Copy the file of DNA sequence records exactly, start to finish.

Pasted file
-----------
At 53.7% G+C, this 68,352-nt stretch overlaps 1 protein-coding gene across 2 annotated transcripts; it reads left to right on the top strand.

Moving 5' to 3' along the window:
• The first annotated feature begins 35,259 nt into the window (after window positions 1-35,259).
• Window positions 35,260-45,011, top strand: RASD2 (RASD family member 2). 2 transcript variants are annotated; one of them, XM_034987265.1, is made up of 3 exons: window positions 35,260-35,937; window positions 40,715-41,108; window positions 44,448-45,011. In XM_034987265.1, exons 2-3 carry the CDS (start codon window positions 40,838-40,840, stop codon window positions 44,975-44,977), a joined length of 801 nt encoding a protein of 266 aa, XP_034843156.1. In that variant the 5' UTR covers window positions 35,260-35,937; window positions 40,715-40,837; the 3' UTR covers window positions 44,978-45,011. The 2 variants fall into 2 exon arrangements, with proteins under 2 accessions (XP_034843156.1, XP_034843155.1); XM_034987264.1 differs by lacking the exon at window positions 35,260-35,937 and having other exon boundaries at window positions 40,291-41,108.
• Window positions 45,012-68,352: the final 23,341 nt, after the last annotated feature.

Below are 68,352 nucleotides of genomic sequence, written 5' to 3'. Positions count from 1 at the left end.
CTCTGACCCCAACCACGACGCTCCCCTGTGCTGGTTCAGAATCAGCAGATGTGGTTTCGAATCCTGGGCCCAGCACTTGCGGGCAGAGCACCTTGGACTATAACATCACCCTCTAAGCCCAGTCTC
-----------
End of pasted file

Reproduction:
At 53.7% G+C, this 68,352-nt stretch overlaps 1 protein-coding gene across 2 annotated transcripts; it reads left to right on the top strand.

Moving 5' to 3' along the window:
• The first annotated feature begins 35,259 nt into the window (after window positions 1-35,259).
• Window positions 35,260-45,011, top strand: RASD2 (RASD family member 2). 2 transcript variants are annotated; one of them, XM_034987265.1, is made up of 3 exons: window positions 35,260-35,937; window positions 40,715-41,108; window positions 44,448-45,011. In XM_034987265.1, exons 2-3 carry the CDS (start codon window positions 40,838-40,840, stop codon window positions 44,975-44,977), a joined length of 801 nt encoding a protein of 266 aa, XP_034843156.1. In that variant the 5' UTR covers window positions 35,260-35,937; window positions 40,715-40,837; the 3' UTR covers window positions 44,978-45,011. The 2 variants fall into 2 exon arrangements, with proteins under 2 accessions (XP_034843156.1, XP_034843155.1); XM_034987264.1 differs by lacking the exon at window positions 35,260-35,937 and having other exon boundaries at window positions 40,291-41,108.
• Window positions 45,012-68,352: the final 23,341 nt, after the last annotated feature.

Below are 68,352 nucleotides of genomic sequence, written 5' to 3'. Positions count from 1 at the left end.
CTCTGACCCCAACCACGACGCTCCCCTGTGCTGGTTCAGAATCAGCAGATGTGGTTTCGAATCCTGGGCCCAGCACTTGCGGGCAGAGCACCTTGGACTATAACATCACCCTCTAAGCCCAGTCTC